Microsoft's upcoming license enforcement in Power Automate could impact many users. Flow owners without proper licenses may find their flows turned off, potentially disrupting current functionalities. This change is stirring uncertainty within the community and necessitates a clear understanding of the requirements to maintain compliance.
Power Automate license enforcement begins with a requirement for flows to hold a proper license to avoid suspension. Situations where additional licenses become necessary include flows owned by Power Apps license holders, owners without current licenses, or service principal ownership.
Licensing structure changes indicate that the Power Automate per Flow license, priced at 100 USD with a minimum purchase requirement, will be replaced by the Power Automate Process Plan costing 150 USD starting February 1, 2024. This shift might affect cost planning for organizations.
Dynamics 365 License, Power Automate per User License, among others, are considered proper licenses. However, for flows where these do not apply, owners will need the new Power Automate Process Plan. Awareness of these regulations is crucial to avoid unexpected loss of service in flows, particularly those used in pipelines and deployments.
Exceptions can be made for flows exempt from additional license requirements. These include flows using Dynamics apps or entities, the same datasources as apps, or those initiated by Canvas Apps. Understanding these exclusions can help in maintaining compliance without extra expenses.
A flow is considered "in-context" of an app if it has no purpose without the app's existence. Flows primarily for data cleansing are not considered in-context. Microsoft aims to avoid non-compliance by making sure that associated flows are actually relevant to the app's functionality.
To address the upcoming enforcement, owners need to identify at-risk flows, which can be done using the "Get-AdminFlowAtRiskOfSuspension" PowerShell script. Association with an app can be performed via the UI or PowerShell, but the app and flow must share data sources and be within the same solution for the association to succeed.
The enforcement timeline began with notifications sent out in August for flows created before that time, providing owners a 3-month grace period to rectify licensing issues. Post-August flow creations require immediate compliance. Additionally, administrators might have a 5-month window to address any issues when the owner is unresponsive.
Although some details remain ambiguous, wrapping one's head around the licensing changes makes it manageable. Documentation clarity improvements are hoped for, centralizing information to assist users in navigating these changes.
The recent focus on license enforcement within Power Automate by Microsoft has brought to light the need for proper licensing of flows. To ensure continuity and compliance, flow owners must have an appropriate license, such as a Dynamics 365 License or Power Automate per User License, with the new Power Automate Process Plan coming into effect next year. Notably, it’s crucial for users to understand the concepts of "in-context" flows and associations with apps, which are elements of compliance that enable certain flow exclusions from additional licensing requirements. With the enforcement already starting, owners and admins must proactively address any at-risk flows, utilizing tools provided by Microsoft, such as specific PowerShell scripts, to help identify and rectify potential licensing issues within their automations. To avoid disruptions, it’s important to stay informed and adapt to these changes promptly.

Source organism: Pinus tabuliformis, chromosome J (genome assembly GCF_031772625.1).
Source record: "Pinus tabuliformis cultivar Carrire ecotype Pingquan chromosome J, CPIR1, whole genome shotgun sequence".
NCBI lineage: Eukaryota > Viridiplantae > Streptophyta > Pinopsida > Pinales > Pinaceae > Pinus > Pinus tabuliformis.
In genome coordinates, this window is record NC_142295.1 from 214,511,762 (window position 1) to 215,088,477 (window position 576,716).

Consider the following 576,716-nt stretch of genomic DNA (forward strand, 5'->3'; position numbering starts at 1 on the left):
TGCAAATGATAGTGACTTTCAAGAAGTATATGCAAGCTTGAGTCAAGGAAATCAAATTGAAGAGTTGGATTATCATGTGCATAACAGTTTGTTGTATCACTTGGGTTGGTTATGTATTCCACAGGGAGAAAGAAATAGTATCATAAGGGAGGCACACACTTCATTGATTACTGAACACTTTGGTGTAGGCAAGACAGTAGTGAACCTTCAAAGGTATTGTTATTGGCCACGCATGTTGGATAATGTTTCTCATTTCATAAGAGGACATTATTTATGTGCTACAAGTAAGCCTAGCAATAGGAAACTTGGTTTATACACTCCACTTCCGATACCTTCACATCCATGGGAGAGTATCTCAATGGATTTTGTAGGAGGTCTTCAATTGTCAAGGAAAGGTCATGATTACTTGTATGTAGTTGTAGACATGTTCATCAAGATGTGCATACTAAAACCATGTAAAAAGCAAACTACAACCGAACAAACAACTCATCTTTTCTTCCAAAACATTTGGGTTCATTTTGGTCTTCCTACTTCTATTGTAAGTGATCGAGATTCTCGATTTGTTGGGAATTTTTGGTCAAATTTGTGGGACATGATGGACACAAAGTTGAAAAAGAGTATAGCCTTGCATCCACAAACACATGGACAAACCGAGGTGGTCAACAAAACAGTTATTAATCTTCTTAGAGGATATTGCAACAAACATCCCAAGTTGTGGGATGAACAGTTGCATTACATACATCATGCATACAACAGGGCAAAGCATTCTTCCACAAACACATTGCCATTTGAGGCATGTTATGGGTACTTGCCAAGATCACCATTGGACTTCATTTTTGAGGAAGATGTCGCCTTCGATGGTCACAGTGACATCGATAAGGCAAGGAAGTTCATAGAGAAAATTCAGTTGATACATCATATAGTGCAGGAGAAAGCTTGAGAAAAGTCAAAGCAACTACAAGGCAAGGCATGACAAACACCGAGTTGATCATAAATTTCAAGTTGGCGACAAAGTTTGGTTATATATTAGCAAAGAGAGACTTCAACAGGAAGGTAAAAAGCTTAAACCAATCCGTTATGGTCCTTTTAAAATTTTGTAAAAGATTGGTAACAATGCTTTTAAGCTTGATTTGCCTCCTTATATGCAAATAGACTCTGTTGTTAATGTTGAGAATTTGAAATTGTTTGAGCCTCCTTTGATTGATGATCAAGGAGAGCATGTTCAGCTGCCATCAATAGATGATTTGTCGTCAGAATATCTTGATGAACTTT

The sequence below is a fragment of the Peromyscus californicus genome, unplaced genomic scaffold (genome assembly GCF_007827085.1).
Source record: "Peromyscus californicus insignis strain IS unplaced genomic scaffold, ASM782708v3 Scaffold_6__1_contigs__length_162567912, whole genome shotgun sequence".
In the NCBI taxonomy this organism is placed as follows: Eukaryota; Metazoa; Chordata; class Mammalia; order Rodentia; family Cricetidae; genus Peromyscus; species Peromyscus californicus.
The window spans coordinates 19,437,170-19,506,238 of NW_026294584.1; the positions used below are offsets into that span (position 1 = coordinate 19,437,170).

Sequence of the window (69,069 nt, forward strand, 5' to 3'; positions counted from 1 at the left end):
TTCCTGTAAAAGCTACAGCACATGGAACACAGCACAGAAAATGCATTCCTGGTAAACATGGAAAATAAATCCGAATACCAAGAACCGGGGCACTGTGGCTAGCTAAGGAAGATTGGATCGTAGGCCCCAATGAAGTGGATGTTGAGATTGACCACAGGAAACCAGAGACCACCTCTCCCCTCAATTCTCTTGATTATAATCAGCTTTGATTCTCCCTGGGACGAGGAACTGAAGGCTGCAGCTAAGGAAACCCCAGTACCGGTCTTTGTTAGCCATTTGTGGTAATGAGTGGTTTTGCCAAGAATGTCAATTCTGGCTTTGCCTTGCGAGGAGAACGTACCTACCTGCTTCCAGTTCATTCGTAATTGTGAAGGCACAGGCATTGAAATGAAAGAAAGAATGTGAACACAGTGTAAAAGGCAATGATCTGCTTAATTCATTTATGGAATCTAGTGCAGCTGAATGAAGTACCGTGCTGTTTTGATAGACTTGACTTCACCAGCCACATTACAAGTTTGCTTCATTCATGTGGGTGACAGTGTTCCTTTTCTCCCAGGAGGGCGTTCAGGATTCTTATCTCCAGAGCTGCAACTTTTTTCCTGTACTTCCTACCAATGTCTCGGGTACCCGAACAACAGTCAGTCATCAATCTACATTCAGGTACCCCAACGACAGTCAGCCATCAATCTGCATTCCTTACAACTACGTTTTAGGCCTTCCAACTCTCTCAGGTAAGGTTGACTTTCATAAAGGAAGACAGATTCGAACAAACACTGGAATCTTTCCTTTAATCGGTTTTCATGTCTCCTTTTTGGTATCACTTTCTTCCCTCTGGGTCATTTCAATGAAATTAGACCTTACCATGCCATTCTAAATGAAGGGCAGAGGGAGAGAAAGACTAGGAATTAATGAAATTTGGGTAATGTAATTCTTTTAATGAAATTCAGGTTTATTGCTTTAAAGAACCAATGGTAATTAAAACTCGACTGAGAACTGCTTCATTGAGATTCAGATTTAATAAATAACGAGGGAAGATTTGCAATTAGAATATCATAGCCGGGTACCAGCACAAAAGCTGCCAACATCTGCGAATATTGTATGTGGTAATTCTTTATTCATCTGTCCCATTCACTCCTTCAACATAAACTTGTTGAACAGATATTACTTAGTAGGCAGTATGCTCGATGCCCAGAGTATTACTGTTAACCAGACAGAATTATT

Power Automate license enforcement details have been a topic of concern since a message about "Non-compliant" flows appeared in the Microsoft 365 Message Center, indicating potential disruption during summer vacations. To clarify, this blog post attempts to explain the new licensing enforcement by collecting information spread across various resources. Even though these details are accurate as of July 31, 2023, they can change at any time.
The upcoming enforcement applies to all Power Automate environments, developer ones included. The crux of the issue lies in whether flows meet the licensing requirements, as unlicensed flows will be turned off. A key point to remember is that developers typically hold the correct licenses, mitigating the issue for development environments.
Licensing criteria dictate that flows must be properly licensed, meaning if the owner holds a sufficient license, such as a Dynamics 365 License or a Power Automate per User License, no further action is needed. However, flows owned by those with a Power Apps license, an expired trial, or non-organizational users will require an additional license. This includes service principals, which is particularly problematic when deploying via pipelines, as additional licenses become necessary.